Lawmakers hail the 21st Century Cures Act as a rare bipartisan compromise to fund public health programs, combat the opioid epidemic, and advance cancer treatment. Elizabeth Warren calls it extortion.
Republicans once made opposition to the Affordable Care Act central to their message—but their nominee understands the dangers of taking health care away from those who need it.
The Affordable Care Act is providing unprecedented access to treatment, but it’s failed to narrow disparities between white and black patients.
Recent studies indicate that the drug is making seniors healthier and helping stem the tide of the opioid epidemic—all while making their health care cheaper.
Democrats aren’t happy with the $1.1 billion deal, which includes millions in offsets.
The House GOP’s health-care proposal would expand savings accounts, provide tax credits for buying insurance, and allow people to purchase coverage across state lines. Just don’t ask how much it costs.
New research suggests a strong link between the public revelation of the Tuskegee Study and poor health outcomes for black men.
A federal judge’s ruling against the administration vindicated the GOP's try-anything strategy to derail the Affordable Care Act.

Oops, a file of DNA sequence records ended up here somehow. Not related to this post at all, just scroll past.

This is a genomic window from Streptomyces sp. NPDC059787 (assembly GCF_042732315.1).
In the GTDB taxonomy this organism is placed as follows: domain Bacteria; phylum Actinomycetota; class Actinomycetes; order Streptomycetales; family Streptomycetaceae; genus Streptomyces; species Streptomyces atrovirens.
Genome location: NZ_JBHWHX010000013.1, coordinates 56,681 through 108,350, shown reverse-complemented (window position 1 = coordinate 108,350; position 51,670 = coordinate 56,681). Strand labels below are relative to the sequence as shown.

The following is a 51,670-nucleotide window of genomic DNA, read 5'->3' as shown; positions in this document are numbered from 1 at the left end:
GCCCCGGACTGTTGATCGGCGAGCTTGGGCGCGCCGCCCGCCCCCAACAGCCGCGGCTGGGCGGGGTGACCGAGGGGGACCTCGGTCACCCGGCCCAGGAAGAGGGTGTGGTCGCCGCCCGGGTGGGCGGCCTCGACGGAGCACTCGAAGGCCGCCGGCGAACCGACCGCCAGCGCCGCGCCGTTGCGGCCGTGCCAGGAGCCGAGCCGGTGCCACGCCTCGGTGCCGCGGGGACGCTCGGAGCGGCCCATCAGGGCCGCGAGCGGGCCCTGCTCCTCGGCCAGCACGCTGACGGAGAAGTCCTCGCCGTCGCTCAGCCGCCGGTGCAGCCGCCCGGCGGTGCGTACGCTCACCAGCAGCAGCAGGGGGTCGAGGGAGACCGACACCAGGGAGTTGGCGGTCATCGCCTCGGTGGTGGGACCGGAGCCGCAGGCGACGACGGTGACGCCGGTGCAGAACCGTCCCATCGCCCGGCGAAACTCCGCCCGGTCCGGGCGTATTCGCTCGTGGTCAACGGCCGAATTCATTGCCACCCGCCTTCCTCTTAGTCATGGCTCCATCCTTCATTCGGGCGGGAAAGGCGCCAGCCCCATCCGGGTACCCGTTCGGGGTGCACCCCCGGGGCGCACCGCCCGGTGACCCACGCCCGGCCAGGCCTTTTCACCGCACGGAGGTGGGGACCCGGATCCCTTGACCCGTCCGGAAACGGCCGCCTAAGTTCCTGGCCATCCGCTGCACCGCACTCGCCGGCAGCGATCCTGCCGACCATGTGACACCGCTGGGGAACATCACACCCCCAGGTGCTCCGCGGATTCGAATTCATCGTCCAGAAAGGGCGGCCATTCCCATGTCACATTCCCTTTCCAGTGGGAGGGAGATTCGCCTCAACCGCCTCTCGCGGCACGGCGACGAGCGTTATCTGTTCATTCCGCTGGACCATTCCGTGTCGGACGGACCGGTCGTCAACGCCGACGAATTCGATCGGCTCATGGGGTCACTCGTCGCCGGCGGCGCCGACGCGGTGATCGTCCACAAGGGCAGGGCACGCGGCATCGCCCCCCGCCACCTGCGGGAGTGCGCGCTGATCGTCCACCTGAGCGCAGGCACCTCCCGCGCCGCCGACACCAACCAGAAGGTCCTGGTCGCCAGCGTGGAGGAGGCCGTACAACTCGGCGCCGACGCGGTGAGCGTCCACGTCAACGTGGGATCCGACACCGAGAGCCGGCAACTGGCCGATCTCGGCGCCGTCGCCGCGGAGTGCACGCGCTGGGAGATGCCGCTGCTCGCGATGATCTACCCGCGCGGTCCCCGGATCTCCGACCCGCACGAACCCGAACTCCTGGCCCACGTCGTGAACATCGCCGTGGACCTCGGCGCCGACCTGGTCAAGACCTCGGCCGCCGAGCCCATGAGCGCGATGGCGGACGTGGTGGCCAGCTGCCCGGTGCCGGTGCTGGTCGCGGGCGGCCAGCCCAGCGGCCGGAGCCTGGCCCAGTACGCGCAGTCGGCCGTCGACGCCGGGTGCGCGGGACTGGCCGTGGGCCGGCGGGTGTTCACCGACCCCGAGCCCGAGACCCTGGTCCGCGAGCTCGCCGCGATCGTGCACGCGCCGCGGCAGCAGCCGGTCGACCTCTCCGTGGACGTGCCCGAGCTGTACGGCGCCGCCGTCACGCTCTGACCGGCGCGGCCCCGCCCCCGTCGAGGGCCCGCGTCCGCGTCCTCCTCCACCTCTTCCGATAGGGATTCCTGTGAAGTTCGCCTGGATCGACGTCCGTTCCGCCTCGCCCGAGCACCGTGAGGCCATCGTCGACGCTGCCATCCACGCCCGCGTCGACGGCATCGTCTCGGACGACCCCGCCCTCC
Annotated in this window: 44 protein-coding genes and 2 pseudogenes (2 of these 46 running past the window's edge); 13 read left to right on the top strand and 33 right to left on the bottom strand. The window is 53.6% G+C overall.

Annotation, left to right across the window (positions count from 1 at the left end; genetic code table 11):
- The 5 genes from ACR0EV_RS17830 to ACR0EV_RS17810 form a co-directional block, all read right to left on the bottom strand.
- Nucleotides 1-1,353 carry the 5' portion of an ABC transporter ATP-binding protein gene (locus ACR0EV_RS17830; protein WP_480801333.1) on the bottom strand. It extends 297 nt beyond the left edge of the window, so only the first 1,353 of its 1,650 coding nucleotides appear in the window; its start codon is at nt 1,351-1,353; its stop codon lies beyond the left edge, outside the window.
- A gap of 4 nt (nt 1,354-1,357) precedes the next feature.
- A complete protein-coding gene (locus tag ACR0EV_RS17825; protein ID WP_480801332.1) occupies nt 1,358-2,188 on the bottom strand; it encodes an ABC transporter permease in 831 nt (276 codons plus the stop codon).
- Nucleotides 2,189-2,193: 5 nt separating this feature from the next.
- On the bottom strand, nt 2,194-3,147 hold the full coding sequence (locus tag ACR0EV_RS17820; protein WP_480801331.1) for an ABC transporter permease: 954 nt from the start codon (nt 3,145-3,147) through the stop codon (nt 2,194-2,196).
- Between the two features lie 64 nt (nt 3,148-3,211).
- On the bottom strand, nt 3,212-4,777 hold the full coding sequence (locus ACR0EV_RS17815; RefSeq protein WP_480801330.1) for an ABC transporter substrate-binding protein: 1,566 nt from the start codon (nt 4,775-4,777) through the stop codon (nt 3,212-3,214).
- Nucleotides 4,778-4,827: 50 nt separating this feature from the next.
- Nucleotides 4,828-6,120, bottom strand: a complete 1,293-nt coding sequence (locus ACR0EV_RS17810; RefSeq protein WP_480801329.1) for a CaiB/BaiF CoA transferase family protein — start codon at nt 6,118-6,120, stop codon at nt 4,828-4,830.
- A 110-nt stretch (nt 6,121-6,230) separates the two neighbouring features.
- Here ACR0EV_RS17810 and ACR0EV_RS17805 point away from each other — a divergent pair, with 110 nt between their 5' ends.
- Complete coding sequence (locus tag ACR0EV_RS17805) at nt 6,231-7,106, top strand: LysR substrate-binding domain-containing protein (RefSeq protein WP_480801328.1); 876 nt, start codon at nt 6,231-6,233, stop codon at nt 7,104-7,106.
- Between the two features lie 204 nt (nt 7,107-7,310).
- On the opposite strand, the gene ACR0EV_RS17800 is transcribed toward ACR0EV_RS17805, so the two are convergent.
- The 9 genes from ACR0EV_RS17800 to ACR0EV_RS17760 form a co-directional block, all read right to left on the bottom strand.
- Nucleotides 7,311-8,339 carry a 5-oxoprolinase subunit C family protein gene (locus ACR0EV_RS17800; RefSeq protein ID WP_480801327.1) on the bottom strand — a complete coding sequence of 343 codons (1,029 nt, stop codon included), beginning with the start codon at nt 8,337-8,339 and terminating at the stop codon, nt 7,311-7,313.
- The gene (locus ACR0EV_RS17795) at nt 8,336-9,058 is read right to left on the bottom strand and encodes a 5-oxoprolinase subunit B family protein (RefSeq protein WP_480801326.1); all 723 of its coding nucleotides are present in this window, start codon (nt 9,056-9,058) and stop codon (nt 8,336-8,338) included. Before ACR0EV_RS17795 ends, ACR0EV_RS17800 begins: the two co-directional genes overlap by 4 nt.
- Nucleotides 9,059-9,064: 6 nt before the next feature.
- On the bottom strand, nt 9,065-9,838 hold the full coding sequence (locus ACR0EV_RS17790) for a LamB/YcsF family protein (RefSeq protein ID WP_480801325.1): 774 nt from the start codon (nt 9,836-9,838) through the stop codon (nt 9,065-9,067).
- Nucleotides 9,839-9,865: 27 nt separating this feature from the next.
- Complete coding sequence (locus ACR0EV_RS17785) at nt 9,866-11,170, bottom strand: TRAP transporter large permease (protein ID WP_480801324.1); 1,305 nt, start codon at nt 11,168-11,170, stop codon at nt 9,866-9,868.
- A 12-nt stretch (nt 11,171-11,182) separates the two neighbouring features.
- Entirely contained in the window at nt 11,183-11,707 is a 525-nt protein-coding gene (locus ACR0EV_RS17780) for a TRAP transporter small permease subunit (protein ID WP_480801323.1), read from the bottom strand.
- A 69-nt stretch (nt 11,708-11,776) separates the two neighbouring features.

A decade after a judge ordered tobacco companies to acknowledge the dangers of low-tar cigarettes, they continue to dispute the scientific consensus.
Landmark breakthroughs in cancer treatment and a policy structure where those advances can flourish have given fuel to the ambitious “Moonshot” to cure the disease. But is it really possible?
A new law in Mississippi makes it legal for physicians and therapists to opt out of care on religious grounds. What does this mean for medicine?
An international team headlined by Richard Branson is trying to roll back the global war on drugs. And it’s getting started on the American front.
And when they find out, they don’t like it.
The number of Americans whose health-insurance plans qualify for the levy is sure to grow.
What should you fear? The answers are different at each stage of life—and vary dramatically for different groups of Americans.
The Republican presidential candidate and his Senate colleague, Mike Lee, want Americans to be able to buy drugs that have been approved by other developed countries.
A study finds that deadly attacks inspire copycat crimes for an average of 13 days after they occur.